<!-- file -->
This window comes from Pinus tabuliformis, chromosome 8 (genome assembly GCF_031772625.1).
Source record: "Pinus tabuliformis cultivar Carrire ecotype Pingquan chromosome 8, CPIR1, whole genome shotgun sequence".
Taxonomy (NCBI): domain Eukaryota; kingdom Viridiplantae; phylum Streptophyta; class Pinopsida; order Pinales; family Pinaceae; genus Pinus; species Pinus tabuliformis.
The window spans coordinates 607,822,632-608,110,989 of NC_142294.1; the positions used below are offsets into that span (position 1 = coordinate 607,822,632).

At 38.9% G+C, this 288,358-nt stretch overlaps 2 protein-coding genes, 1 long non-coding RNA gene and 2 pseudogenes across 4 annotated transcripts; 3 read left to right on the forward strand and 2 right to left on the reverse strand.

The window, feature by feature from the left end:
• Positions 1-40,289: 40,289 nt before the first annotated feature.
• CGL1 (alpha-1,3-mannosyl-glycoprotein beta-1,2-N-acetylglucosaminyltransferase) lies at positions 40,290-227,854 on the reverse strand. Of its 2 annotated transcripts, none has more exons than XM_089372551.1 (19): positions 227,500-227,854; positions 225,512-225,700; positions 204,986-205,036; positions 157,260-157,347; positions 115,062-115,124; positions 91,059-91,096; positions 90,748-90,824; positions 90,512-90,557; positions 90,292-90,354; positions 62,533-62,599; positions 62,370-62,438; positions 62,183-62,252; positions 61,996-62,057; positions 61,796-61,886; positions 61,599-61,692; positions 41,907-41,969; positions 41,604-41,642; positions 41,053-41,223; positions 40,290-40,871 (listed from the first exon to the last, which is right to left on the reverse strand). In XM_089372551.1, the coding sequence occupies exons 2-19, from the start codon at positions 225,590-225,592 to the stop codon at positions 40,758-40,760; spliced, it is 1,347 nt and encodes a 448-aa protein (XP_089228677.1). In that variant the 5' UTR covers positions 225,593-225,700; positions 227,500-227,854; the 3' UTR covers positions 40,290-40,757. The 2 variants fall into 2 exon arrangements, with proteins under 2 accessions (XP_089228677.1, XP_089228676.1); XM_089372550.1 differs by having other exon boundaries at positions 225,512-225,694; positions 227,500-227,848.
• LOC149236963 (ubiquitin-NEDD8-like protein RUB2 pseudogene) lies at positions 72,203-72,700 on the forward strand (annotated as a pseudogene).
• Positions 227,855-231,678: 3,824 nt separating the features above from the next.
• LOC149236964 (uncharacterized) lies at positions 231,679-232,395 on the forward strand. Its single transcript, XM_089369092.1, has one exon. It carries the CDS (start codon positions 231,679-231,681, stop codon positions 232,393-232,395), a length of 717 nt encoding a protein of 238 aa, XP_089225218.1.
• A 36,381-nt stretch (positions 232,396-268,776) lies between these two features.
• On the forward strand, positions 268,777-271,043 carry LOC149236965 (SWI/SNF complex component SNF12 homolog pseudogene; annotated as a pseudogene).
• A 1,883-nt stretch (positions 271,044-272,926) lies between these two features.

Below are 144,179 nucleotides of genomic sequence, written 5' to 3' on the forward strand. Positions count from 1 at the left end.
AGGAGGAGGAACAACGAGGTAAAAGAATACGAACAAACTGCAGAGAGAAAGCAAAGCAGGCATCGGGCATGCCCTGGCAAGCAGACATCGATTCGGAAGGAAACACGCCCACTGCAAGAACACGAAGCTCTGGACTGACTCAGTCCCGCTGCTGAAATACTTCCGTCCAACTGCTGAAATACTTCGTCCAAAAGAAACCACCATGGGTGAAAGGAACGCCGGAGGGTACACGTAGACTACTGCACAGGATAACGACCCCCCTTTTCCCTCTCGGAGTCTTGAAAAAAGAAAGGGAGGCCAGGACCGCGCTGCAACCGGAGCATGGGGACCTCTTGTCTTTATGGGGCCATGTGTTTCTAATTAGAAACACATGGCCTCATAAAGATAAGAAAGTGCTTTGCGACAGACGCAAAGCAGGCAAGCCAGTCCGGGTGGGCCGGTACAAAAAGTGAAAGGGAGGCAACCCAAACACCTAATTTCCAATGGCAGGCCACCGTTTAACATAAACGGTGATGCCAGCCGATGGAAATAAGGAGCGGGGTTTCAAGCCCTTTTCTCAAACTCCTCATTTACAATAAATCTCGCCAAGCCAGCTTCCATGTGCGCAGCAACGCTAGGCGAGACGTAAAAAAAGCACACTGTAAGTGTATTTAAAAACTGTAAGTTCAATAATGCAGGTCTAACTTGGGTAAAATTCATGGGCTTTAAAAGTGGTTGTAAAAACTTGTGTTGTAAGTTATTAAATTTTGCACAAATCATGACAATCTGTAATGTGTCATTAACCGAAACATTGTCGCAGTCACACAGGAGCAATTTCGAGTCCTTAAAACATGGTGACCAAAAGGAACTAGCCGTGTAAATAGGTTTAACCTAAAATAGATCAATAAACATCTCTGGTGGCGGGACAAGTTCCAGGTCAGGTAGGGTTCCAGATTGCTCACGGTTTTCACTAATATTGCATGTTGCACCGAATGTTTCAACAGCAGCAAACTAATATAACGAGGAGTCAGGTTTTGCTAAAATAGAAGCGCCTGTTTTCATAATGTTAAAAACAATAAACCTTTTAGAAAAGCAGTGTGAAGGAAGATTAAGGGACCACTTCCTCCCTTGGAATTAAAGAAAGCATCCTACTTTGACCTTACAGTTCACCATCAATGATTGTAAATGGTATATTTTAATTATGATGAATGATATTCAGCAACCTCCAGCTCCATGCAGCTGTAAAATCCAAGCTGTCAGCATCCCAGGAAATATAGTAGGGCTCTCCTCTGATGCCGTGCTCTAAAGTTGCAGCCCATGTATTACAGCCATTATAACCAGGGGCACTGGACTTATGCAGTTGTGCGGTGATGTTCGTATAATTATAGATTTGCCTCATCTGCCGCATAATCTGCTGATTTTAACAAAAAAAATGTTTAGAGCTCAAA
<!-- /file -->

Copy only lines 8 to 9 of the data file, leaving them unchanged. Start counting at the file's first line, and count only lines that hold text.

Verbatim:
• CGL1 (alpha-1,3-mannosyl-glycoprotein beta-1,2-N-acetylglucosaminyltransferase) lies at positions 40,290-227,854 on the reverse strand. Of its 2 annotated transcripts, none has more exons than XM_089372551.1 (19): positions 227,500-227,854; positions 225,512-225,700; positions 204,986-205,036; positions 157,260-157,347; positions 115,062-115,124; positions 91,059-91,096; positions 90,748-90,824; positions 90,512-90,557; positions 90,292-90,354; positions 62,533-62,599; positions 62,370-62,438; positions 62,183-62,252; positions 61,996-62,057; positions 61,796-61,886; positions 61,599-61,692; positions 41,907-41,969; positions 41,604-41,642; positions 41,053-41,223; positions 40,290-40,871 (listed from the first exon to the last, which is right to left on the reverse strand). In XM_089372551.1, the coding sequence occupies exons 2-19, from the start codon at positions 225,590-225,592 to the stop codon at positions 40,758-40,760; spliced, it is 1,347 nt and encodes a 448-aa protein (XP_089228677.1). In that variant the 5' UTR covers positions 225,593-225,700; positions 227,500-227,854; the 3' UTR covers positions 40,290-40,757. The 2 variants fall into 2 exon arrangements, with proteins under 2 accessions (XP_089228677.1, XP_089228676.1); XM_089372550.1 differs by having other exon boundaries at positions 225,512-225,694; positions 227,500-227,848.
• LOC149236963 (ubiquitin-NEDD8-like protein RUB2 pseudogene) lies at positions 72,203-72,700 on the forward strand (annotated as a pseudogene).